98RAV4 toyota1 

There are 33 Toyota dealers in BC and, when compared with other Toyota zones, the BC zone holds the largest market share within its zone. Toyota’s advertising operates at three levels—corporate, dealer and dealer association. The latter is a voluntary association, overseen by eight director/dealers who approve the association’s annual $4 million advertising expenditure. Gilson says that, while individual dealers are free to advertise whatever and however they like, they have found that the association campaigns are strong enough that it’s in their best interest to stay with the group.

“It makes more sense. It gives them a bigger voice and much more impact. All the players can tell the same story. It’s not an exact science—dealers have different opinions, approaches, budgets. But it’s a lot more effective when dealers work within the association campaigns.”

Dealer communication and participation is essential to the success of Toyota’s marketing efforts. You may think that this is an obvious point, but Gilson says that not all car companies are as conscientious as they could be in this area. At Toyota, paying attention to those who actually sell the vehicles makes good business sense. It makes for happier dealers, more profitable dealerships, and a stronger flow of information from customers.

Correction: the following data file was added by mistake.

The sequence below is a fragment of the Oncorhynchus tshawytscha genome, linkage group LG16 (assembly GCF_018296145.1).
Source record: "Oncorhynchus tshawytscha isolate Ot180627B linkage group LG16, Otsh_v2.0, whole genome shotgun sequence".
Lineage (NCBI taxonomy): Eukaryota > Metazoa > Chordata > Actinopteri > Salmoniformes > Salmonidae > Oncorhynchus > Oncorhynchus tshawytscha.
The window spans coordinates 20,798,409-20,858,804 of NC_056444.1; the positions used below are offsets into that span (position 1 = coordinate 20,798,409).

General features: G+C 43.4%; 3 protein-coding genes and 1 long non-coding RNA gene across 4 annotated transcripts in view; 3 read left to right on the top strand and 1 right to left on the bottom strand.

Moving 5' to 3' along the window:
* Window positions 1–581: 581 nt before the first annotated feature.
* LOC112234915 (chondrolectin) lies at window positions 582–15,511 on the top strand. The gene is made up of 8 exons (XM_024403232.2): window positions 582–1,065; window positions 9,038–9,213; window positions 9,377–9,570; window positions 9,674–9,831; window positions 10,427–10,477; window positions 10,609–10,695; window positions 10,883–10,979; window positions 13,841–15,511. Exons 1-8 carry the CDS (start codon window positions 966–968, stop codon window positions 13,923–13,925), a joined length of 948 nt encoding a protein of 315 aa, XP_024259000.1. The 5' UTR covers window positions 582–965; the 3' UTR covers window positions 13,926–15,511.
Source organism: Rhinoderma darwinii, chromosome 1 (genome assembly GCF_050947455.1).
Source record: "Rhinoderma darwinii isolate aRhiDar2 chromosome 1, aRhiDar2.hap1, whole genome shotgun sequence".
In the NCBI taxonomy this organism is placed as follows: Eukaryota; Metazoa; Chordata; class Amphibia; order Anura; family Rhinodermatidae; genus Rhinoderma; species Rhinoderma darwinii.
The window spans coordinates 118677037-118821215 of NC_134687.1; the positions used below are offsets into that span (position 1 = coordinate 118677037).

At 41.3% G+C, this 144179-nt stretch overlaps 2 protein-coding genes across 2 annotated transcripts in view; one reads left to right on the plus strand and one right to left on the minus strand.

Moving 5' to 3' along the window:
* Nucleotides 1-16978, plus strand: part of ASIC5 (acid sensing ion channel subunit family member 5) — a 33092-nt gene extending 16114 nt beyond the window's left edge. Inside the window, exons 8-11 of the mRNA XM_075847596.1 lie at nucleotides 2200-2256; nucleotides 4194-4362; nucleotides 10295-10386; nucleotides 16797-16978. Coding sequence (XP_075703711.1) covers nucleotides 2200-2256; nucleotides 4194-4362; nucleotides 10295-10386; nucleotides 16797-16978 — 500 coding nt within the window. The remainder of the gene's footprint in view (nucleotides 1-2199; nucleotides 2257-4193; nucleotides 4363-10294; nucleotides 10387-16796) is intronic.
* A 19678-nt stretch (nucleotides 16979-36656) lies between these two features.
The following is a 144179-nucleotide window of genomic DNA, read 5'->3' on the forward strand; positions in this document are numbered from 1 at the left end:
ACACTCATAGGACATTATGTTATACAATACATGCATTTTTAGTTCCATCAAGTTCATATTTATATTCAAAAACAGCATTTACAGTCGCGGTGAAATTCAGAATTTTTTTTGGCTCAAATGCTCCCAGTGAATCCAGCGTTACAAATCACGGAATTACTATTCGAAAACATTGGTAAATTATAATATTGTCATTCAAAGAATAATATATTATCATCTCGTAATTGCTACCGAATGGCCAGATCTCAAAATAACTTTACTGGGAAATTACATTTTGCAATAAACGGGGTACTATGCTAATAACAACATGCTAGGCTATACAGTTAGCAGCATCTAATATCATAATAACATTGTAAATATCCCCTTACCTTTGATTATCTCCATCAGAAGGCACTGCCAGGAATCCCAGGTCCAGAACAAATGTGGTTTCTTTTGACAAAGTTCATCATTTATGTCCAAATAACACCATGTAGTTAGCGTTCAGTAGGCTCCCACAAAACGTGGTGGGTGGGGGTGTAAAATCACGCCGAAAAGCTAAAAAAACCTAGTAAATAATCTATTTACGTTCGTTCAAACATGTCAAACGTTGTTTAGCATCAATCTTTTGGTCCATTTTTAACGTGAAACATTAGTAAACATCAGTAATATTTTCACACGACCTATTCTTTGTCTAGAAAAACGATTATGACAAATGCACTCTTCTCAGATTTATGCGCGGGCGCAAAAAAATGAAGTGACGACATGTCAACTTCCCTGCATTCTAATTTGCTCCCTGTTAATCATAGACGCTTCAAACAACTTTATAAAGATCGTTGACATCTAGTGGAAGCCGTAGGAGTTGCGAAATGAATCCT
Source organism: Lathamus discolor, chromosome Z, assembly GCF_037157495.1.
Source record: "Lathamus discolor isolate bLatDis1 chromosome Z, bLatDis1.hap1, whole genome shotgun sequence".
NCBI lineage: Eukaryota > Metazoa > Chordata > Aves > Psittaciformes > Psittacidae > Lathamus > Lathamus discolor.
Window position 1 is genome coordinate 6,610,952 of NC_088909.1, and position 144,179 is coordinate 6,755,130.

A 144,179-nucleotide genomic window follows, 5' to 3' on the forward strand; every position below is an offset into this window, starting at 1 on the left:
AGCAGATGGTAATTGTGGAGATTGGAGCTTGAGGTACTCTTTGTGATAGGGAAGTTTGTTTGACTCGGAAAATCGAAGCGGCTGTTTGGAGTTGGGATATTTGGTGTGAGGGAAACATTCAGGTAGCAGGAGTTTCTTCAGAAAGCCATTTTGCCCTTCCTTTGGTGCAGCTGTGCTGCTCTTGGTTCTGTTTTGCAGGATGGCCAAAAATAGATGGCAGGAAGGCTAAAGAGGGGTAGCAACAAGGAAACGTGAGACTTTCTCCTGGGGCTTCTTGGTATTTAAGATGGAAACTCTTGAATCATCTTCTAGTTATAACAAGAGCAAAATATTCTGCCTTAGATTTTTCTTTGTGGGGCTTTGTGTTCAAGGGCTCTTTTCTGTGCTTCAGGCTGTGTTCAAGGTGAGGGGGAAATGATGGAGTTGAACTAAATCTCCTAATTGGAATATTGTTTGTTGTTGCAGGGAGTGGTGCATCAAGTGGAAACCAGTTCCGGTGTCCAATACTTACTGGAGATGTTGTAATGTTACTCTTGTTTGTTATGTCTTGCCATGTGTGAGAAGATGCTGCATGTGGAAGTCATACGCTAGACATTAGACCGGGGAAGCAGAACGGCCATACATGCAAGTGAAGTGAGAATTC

“We need to know what consumers are saying. This market is very fluid and, as a manufacturer, we have to embrace change. And change is brought about by shifts in consumer tastes. Over the course of a year, consumer tastes in everything from vehicle styles to colours can change significantly. Equipment goes in and out of fashion very quickly. We conduct a lot of market research, but we depend on our dealers to keep us abreast of trends.”

toyota4 toyota5

While Toyota stays in touch with its dealers, Cruickshank says that Glennie Stamnes focuses on the sales managers. “We’ve worked hard at building relationships with the sales managers. They’re at the front line of the business and have to be involved. We need to know what they’re hearing from customers. What consumers compare our vehicles against, what it is about our vehicles that stands out. So we meet with the managers regularly, hold focus groups with them and present creative to them before it goes out. We go to the dealerships to make sure that p.o.p. materials are placed properly—which is unusual because many dealer associations regularly put out campaigns with no dealership execution. This interaction makes a big difference. It also helps that this is the best dealer group I’ve worked with. They respect each other, they agree to a program, they get behind it, they execute it.”